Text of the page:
Surgery has a major role in the treatment of pituitary adenomas, however risks damage to the optic chiasm and loss of normal pituitary function, the very outcomes treatment aims to prevent.
To determine the outcomes of pituitary surgery at the Gold Coast University Hospital (GCUH) and compare it to other health services both nationally and internationally.
HBCIS coding was used to identify patients discharged from the GCUH between January 2000 and May 2016 who had a "pituitary procedure". A retrospective chart review was then conducted to gather information regarding patient demographics, type of tumour, pre-operative and post-operative anterior pituitary function and other surgical outcomes.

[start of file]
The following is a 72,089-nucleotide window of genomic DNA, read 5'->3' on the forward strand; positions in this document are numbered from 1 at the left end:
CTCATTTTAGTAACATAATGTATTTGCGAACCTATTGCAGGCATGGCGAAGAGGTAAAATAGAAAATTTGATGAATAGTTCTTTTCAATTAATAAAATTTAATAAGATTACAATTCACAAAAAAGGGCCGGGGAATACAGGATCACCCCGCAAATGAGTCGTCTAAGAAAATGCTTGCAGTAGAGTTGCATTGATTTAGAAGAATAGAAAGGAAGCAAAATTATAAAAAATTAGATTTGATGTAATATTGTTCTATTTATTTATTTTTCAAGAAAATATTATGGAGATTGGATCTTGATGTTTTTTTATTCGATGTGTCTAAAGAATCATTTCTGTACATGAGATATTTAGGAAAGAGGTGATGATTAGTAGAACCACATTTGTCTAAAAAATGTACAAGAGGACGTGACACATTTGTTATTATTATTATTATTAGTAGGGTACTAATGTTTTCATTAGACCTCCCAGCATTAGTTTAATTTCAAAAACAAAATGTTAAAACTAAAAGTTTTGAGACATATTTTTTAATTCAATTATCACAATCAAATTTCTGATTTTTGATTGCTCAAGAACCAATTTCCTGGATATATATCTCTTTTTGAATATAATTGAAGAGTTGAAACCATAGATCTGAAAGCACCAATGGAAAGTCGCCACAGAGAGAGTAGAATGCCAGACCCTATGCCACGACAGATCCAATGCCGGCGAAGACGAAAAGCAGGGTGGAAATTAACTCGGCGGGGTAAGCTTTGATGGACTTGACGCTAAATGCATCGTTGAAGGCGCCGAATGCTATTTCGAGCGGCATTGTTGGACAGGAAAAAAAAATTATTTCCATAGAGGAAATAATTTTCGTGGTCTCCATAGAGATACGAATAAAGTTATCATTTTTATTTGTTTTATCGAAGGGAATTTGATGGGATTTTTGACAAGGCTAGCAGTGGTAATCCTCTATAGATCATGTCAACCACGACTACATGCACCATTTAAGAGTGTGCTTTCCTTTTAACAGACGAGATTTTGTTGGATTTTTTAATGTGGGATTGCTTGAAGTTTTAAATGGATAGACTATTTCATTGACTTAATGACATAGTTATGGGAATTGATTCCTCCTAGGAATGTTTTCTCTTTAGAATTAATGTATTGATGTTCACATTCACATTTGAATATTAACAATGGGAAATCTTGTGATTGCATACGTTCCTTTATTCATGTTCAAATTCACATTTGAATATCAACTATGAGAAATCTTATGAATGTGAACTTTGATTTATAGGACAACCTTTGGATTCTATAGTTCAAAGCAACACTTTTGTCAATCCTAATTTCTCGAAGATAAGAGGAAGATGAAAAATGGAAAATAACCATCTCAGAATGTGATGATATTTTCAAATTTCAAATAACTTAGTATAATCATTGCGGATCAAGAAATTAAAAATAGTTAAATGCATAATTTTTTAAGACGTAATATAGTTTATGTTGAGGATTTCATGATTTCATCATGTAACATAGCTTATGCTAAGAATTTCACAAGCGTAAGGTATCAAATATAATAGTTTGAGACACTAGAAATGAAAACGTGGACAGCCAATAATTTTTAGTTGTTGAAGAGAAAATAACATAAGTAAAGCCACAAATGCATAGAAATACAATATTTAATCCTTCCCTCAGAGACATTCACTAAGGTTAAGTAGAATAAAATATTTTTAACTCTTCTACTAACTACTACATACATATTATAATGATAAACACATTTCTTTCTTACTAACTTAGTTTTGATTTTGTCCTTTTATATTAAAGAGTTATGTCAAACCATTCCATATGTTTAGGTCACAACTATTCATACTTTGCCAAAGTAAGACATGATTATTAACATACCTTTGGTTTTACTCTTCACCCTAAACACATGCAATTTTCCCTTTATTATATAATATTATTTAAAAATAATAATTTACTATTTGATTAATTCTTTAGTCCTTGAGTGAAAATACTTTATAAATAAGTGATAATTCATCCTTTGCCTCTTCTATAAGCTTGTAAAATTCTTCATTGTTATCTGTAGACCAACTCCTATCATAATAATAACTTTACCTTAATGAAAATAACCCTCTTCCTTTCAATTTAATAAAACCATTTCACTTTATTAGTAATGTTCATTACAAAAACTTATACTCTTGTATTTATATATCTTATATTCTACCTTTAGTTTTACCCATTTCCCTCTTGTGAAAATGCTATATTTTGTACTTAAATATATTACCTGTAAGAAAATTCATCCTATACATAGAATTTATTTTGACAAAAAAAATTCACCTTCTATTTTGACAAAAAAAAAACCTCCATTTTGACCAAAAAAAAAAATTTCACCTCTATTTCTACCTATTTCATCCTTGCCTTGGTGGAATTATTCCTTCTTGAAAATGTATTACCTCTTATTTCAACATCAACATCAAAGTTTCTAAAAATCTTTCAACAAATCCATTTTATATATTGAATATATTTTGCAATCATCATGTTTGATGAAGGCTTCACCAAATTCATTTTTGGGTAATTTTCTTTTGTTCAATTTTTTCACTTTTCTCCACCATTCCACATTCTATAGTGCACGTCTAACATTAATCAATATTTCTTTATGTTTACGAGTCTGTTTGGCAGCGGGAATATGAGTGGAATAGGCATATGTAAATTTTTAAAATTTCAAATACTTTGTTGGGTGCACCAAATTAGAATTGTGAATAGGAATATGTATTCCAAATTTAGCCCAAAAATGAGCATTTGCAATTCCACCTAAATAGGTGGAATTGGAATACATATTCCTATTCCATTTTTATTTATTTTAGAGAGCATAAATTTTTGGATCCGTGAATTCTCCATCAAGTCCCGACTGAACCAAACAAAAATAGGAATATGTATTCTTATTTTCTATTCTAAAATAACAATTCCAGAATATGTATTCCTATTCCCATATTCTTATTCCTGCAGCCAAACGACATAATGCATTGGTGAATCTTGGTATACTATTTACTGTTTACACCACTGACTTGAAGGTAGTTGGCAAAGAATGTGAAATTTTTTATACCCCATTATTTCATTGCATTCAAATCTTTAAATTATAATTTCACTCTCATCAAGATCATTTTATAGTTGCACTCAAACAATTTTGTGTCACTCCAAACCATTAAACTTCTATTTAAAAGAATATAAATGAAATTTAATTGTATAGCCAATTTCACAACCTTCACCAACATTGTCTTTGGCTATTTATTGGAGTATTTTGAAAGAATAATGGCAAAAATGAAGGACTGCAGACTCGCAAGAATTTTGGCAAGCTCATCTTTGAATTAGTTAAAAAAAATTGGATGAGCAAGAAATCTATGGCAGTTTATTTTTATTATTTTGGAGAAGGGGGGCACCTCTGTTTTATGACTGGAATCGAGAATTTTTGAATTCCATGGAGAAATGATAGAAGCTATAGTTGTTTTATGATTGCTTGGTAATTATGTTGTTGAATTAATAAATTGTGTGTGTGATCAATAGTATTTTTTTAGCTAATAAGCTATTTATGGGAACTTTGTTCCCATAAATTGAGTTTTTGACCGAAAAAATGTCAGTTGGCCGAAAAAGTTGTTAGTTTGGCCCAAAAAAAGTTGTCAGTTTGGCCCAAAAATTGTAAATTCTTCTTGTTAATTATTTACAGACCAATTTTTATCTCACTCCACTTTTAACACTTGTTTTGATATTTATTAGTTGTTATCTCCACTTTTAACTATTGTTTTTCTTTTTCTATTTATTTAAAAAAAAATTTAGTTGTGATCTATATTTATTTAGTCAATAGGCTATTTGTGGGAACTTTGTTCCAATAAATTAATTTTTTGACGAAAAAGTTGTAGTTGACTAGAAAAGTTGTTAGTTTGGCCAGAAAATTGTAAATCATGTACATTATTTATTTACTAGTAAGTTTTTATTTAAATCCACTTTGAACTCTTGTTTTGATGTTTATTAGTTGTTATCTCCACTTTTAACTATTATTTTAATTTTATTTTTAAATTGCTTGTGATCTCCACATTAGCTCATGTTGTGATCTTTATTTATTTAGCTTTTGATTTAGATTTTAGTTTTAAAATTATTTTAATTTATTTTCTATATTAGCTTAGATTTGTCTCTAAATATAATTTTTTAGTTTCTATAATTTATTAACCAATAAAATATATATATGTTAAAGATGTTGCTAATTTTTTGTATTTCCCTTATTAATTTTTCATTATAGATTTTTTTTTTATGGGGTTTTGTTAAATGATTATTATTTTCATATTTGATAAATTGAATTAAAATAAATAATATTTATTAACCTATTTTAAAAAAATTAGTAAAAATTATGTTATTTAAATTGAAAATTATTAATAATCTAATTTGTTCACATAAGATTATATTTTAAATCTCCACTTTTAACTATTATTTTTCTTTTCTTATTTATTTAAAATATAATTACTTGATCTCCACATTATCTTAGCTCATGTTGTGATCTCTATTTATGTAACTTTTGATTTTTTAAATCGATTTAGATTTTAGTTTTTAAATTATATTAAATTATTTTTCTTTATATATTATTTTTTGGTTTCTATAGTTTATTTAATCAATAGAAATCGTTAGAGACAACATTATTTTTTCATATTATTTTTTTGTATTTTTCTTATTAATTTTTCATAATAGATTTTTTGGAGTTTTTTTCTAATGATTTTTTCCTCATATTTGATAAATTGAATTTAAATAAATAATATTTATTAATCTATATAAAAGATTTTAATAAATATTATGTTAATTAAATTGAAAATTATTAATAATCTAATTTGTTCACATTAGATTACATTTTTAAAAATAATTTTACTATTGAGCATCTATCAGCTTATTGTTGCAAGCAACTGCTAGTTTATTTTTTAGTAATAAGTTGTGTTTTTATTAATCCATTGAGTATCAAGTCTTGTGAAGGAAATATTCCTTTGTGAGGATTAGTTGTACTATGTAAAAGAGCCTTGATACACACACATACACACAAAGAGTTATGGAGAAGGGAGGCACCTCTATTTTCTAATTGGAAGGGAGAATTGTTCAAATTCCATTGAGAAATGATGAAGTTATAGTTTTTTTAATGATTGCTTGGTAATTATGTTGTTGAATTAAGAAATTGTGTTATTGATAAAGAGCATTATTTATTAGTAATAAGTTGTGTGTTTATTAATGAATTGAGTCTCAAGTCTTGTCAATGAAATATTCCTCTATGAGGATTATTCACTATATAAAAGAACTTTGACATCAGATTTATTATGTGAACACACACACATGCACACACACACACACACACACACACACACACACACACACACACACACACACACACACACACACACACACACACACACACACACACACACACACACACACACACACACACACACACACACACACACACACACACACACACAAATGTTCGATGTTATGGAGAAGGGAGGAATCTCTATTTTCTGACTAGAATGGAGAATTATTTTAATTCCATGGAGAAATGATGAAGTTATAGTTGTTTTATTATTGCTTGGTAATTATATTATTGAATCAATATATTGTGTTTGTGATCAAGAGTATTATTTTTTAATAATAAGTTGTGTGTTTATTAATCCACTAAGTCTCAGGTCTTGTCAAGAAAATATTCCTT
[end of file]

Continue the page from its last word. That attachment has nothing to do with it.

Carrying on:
Results are available for 94 patients; 86 patients who had their first operation at the GCUH and 8 patients who had initial treatment elsewhere. The majority (76.6%) of patients had a non-secretory adenoma. After 1 surgery, 76.6% of patients with a non-secretory adenoma were in remission with 21.9% of patients requiring a subsequent operation and 6.3% radiation. For patients with secreting pituitary tumours 27.3% were cured after one operation. New pituitary dysfunction developed in 20.9%. Post operative diabetes inspidus occurred in 13.0%, but it was permanent in only 1.7%. CSF leak (19.1%) was the most common surgical complication.
Patients in this study experienced similar rates of tumour control to other studies. The rates of anterior pituitary dysfunction in this population group were comparable to other Australian studies but higher than international findings.